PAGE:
What will it take for our politicians to face up to the challenge of building a shared future? We must seek a way forward — that is, those with the responsibility of |actually governing this country must be challenged to take action.
Pictures of rioting on our streets have been broadcast around the world; not only have local businesses been damaged by the disruption, but we will also see an impact on our economy, as investors and tourists see Northern Ireland as a place to avoid.
The anger and violence we see on the streets are inexcusable, but signs, surely, of a deeper malaise. There is a perceived gulf between the politicians and the people and there is an apparent inability at the top to decide and to act on fundamental issues affecting the everyday lives of so many citizens.
What is behind the inertia of our Executive when it comes to implementing positive change? It can’t be denied that there are huge economic pressures on the public budget, yet money which is actually available to the Executive to tackle social problems is not being used.
Set up in March 2011, the Social investment Fund was created: £80m set aside with the aim of |delivering social change to targeted areas.
It was designed, surely, for districts like the lower Newtownards Road, where much of the recent |violence has been concentrated.
The Executive approved a plan for operating the fund on May 17, 2012, but now, as we enter 2013, not a penny of that £80m has been spent.
Another example is the Cohesion, Sharing and Integration (CSI) policy. The New Year messages of our First and Deputy First Ministers spoke of the need for reconciliation and a shared future.
But, unfortunately, our Executive cannot decide on what such a ‘shared future' should look like — let alone a plan of action to develop it.
It has been almost eight years since the original shared future policy was developed. Surely, if cross-party agreement could have been reached on contentious issues such as flags and emblems, then we would not be where we are today.
We need to create and live in a society where all members feel valued, included and respected — that feeling is a good foundation for extending respect and equality to others, for acknowledging the rights and culture of people from all backgrounds. Yet there is inexplicable caution and even inertia when it comes to tackling the structures underpinning division and resentment in Northern Ireland.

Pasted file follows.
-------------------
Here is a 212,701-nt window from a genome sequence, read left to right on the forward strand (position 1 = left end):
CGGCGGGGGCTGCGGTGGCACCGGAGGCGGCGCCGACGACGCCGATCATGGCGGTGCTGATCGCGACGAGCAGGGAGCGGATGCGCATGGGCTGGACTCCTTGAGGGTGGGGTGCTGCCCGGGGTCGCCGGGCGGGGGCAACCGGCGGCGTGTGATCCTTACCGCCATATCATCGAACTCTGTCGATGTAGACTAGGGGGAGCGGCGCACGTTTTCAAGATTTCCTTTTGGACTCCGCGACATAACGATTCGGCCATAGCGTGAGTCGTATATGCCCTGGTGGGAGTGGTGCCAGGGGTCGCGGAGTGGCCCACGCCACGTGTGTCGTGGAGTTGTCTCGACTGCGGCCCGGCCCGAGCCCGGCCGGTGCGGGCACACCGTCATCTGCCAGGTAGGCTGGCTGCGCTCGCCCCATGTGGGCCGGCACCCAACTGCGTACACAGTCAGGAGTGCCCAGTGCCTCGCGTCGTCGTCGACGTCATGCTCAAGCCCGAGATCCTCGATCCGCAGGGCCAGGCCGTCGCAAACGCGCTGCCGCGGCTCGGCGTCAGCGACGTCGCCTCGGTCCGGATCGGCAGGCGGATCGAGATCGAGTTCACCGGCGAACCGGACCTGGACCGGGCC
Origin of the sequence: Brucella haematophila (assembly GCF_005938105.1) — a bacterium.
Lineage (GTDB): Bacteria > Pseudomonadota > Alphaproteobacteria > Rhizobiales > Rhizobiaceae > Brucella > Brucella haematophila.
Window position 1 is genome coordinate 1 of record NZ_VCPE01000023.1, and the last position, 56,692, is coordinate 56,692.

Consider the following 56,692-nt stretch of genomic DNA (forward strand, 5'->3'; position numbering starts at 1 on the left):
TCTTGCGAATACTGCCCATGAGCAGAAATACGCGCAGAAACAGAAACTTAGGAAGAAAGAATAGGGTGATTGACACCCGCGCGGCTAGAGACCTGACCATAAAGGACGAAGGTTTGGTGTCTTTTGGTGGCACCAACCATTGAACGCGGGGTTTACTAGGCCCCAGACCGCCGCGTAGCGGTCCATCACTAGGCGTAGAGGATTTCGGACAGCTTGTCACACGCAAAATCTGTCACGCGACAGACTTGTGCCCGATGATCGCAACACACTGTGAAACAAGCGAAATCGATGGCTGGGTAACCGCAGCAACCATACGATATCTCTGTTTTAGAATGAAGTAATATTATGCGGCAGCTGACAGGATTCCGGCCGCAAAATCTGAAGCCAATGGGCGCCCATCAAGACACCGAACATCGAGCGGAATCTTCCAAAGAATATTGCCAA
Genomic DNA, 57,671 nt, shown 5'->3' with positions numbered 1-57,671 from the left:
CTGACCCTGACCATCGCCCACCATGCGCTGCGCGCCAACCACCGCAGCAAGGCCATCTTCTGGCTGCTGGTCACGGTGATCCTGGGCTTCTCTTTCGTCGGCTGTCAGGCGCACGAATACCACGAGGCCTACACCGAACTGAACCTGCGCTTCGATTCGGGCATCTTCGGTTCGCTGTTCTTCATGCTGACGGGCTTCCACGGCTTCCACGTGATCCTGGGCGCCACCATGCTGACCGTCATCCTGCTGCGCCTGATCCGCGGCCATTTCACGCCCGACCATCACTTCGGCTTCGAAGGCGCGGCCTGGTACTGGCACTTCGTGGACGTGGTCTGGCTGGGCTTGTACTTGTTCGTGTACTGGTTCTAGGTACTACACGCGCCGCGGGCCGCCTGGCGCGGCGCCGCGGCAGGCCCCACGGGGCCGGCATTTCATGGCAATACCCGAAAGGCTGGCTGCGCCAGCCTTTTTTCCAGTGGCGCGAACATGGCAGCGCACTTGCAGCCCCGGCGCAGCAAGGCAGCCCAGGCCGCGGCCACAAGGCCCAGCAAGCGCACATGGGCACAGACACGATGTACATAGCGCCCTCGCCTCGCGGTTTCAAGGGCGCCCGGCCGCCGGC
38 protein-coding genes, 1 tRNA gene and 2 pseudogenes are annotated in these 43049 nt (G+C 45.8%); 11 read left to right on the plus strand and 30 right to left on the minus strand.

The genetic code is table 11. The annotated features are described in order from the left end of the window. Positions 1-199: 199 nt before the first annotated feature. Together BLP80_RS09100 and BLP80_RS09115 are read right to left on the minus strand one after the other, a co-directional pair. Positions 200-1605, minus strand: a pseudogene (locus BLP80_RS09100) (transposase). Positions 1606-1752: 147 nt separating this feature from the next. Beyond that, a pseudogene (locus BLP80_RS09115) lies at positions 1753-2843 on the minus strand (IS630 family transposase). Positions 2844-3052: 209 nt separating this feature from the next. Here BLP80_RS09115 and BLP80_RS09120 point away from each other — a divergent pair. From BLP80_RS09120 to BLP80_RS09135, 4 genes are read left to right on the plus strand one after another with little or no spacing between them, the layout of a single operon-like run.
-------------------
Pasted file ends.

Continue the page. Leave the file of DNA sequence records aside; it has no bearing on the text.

Action is long overdue on issues such as integrated education, as well as more shared housing programmes, both of which would be initiatives commanding overwhelming public support.
If change was possible for policing and employment laws, then the same can be true for our education system and housing.
The consequences of such shameful delay and inaction over CSI and the Social Investment Fund are threatening the very stability of our society. Surely, we deserve answers and explanations from our Government?
If they can't deliver, then they will be contributing to the untold damage that is being done to Northern Ireland. Are they choosing to stand over measures which copper-fasten the segregation inherent in our lives? Or would they rather be the leaders who oversaw real change for the better?
The task of building a shared |future is a difficult one, but I am convinced the majority of ordinary people are impatient to begin.
Many communities have already led the way. Integrated schools have led the way. There are countless |examples of good practice in what can be achieved.
We cannot allow the events of recent weeks to deter us. Together we can achieve a society where all our traditions and cultures are |respected and celebrated.
Baroness (May) Blood is campaign chair of the Integrated Education Fund